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Feral Hog Workshop Provides Options to Landowners

Feral Hog Workshop Provides Options to Landowners

Story by Jerry Pearce

Over 50 landowners plagued by the feral swine attended a feral hog workshop on October 21, 2010, in Goliad. The workshop informed landowners about the history, lifecycle, and potential control methods for managing local populations. A slate of seven speakers representing state, federal and private concerns provided background information along with specific recommendations to landowners. The day-long workshop was sponsored by the De-Go-La Resource Conservation and Development (RC&D) Council, Natural Resources Conservation Service (NRCS), San Antonio River Authority, and Texas AgriLife Extension Service, in Goliad.

�This is one of the best workshops I have ever been involved with,� stated Jerry Pearce, coordinator for De-Go-La RC&D. �I think we hit the right subject at the right time with this being just prior to hunting season. You could tell the workshop attendees were interested because they just kept asking questions and getting good answers. This is good information for our area because many people are just at the end of the rope as far as feral hogs are concerned.�

Every year feral hogs account for millions of dollars in damage to crops and other land uses, as well as wildlife and livestock losses. Due to their prolific reproduction rate, one female hog can be responsible for creating up to 300 offspring in less than two years. Consequently, control methods such as trapping, as well as shooting, must be integrated to keep the population in check.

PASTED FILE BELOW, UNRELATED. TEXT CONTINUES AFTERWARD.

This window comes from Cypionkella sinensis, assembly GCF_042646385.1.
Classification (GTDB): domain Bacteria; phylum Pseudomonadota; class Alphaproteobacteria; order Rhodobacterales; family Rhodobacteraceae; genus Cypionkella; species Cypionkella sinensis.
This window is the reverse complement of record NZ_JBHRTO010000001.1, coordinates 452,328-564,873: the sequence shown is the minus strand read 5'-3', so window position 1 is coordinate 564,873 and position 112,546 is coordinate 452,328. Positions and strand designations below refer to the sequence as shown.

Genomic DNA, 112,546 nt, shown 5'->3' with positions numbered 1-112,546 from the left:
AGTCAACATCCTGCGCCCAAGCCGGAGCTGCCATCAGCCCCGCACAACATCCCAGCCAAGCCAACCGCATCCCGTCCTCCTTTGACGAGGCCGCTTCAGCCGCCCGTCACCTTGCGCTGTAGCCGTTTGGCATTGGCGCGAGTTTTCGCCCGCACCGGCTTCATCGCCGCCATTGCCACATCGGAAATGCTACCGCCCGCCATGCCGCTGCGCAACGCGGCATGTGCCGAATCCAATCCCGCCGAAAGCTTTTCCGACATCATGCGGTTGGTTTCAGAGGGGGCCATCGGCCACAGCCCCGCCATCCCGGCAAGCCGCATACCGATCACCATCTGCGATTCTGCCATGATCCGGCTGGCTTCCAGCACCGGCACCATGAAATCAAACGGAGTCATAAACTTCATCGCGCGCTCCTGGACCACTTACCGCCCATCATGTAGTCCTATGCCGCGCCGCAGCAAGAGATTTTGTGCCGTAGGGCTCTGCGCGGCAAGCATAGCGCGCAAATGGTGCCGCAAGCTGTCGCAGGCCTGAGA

�Our goal in this workshop was to educate landowners to the fact that they have options to help control feral hogs including live-trapping and selling them as a cash crop,� said Brian Yanta, Goliad AgriLife Extension agent. �There is a great demand for feral swine in the European and organic meat markets, and we have plenty of hogs to provide to those markets with a cash return to our land users.�

More than 50 landowners learned about feral hog control such as live-trapping and selling them as a cash crop.

The skull in the background shows normal incisor teeth (tusks). The skull in the foreground is of a hog missing the upper incisor and how the lower tusk continued to grow without sharpening action.

More than 50 landowners learned about feral hog control such as live-trapping and selling them as a cash crop.

The skull in the background shows normal incisor teeth (tusks). The skull in the foreground is of a hog missing the upper incisor and how the lower tusk continued to grow without sharpening action.